Lamb is a very popular and versatile meat to work with. But a lot of people get a bit confused when it comes to what cut of lamb is which. So we really wanted to try to help that, here is a break down of lamb cuts :
Lamb is commonly divided into five sections (known as primal cuts) for butchering, then into smaller retail cuts for sale. Though the meat comes from a young animal, not all cuts are lean or tender enough to make the most of a grill’s dry heat.
Leaner tenderloin and rib cuts, as well as butterflied legs, grill to perfection over direct heat. Tougher and more hardworking cuts, such as those from the shoulder, require longer cooking over indirect heat.
Blade chop, shoulder roast
Cuts from the shoulder have more marbling than any other section. Since these tough cuts only become tender with long, slow, moist cooking, they aren’t great choices for the grill.
An exception is the blade chop, which is tender enough for grill cooking— especially when cut closer to the rib.
Rib chop, rack of lamb, crown roast
Rib chops, with their diminutive size and delicate nugget of tenderloin, cook up quickly and effortlessly over direct heat on a grill.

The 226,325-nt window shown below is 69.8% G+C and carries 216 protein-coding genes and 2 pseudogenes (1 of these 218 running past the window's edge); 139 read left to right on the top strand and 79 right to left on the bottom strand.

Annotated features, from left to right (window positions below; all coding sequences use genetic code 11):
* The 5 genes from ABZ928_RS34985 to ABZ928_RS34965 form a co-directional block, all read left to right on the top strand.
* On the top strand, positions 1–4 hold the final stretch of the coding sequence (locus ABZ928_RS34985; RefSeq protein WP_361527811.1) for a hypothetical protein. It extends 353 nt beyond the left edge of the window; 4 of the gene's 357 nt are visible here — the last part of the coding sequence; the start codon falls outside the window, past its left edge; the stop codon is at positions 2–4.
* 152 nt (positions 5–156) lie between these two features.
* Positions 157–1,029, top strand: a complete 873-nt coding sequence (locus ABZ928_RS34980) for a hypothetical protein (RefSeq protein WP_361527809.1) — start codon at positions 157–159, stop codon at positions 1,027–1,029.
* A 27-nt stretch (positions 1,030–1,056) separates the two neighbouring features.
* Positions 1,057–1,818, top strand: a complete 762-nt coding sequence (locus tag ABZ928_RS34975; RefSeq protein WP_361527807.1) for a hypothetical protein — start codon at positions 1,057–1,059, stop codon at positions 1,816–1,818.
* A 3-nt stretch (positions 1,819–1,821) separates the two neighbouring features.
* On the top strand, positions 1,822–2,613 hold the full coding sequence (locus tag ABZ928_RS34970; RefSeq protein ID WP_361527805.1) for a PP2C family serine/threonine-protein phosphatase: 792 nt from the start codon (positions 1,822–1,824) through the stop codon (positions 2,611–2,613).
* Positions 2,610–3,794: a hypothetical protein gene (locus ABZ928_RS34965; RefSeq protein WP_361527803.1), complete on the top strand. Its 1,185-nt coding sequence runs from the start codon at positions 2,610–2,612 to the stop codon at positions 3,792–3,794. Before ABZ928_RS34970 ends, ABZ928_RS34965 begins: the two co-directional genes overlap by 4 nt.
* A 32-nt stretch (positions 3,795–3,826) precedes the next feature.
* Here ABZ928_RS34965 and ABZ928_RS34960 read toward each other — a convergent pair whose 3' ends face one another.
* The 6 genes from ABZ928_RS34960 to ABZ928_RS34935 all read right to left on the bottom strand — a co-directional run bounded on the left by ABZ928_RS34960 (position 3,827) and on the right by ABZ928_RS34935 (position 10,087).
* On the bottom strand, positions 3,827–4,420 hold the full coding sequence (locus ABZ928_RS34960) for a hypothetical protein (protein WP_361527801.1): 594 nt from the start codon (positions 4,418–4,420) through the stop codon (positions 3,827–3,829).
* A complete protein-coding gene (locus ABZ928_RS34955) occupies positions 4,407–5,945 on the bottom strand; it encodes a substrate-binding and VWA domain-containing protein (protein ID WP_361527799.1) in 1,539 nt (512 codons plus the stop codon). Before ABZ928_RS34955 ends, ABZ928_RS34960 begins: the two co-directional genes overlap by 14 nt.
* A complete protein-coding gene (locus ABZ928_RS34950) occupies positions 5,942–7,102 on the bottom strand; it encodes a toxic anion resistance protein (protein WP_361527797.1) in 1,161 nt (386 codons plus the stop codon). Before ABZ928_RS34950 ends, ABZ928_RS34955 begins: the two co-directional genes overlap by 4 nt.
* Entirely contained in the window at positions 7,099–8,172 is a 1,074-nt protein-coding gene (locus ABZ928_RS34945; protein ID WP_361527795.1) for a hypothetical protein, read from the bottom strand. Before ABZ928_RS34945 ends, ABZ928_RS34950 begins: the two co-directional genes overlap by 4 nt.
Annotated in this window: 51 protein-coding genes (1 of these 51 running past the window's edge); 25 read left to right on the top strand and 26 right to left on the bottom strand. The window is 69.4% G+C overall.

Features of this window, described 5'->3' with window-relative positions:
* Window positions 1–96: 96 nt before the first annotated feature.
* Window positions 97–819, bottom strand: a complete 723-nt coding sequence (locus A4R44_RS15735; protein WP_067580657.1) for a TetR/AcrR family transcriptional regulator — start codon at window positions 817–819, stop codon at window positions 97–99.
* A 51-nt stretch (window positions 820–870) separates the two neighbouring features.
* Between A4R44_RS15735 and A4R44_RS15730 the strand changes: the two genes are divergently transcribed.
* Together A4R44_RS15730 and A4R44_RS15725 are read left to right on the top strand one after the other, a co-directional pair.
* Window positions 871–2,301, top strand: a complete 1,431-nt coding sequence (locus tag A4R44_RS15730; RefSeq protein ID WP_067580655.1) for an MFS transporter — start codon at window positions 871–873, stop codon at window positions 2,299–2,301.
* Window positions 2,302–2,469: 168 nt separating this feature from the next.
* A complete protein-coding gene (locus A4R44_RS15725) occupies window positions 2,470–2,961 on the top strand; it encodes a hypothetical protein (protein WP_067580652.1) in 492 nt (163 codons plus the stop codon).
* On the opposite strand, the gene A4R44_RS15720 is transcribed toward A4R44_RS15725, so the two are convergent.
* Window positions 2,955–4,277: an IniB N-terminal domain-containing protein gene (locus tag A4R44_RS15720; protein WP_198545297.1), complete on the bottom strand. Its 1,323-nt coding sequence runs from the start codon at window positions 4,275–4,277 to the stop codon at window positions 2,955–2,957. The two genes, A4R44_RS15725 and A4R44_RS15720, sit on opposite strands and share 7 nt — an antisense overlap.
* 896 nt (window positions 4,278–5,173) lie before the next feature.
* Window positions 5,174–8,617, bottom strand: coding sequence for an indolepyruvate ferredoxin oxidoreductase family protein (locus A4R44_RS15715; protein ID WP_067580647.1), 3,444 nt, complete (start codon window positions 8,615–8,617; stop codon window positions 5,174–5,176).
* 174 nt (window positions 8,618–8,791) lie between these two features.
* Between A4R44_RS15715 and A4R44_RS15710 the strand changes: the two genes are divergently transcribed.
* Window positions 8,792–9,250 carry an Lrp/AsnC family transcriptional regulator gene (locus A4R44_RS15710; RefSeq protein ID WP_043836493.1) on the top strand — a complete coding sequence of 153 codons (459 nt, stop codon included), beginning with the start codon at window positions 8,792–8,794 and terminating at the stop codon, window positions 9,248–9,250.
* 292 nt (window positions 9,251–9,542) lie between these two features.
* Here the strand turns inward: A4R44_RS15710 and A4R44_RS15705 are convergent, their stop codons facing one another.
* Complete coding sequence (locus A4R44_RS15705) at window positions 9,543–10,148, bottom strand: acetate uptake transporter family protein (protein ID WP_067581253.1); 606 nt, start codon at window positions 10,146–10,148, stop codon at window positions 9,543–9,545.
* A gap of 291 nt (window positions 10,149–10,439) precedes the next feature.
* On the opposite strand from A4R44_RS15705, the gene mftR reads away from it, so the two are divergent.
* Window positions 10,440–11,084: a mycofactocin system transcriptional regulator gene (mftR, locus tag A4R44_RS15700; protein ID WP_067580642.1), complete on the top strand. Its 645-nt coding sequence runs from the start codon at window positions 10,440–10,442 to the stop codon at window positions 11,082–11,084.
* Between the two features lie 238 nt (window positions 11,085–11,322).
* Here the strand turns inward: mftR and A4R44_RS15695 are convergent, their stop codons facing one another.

The chops, available individually or in a rack, are often sold “frenched,” with the fat and sinew removed from the bones above the eye of the meat.
Meat from this section is en-robed in a layer of fat that keeps it nice and juicy throughout any type of cooking method.
Loin chop, loin roast, lamb tenderloin
Loin cuts are excellent grilled and are usually more affordable than rib cuts. They contain less marbling and are generally leaner than lamb from the shoulder and rib. Because of their generous size, loin roasts are trickiest on the grill: low and slow cooking over indirect heat is the best method.
Sirloin roast, sirloin chop, whole leg, half leg, leg steak, shank
The leg, with its lean and flavorful meat, is among the most satisfying cuts for grilling. To promote even cooking over direct heat, purchase a butterflied leg (one that is cut so that it lays flat) or have the butcher butterfly a leg for you.
Bone-in legs require more time to cook, making them a better choice for oven roasting or slow, indirect heat. Lamb leg steaks, with their uniform thickness, are another good option for the grill.
BREAST & FORELEG
Foreshank, hindshank, breast
The shanks are lean and tough cuts of meat that require slow, moist cooking for tenderness, so you don’t often see them on the grill.
Roasting and braising make the most of their high collagen content, yielding rich, falling-apart meat. The breast is a good-value cut, sold either bone-in or boneless, that is also best cooked over long periods with moist heat.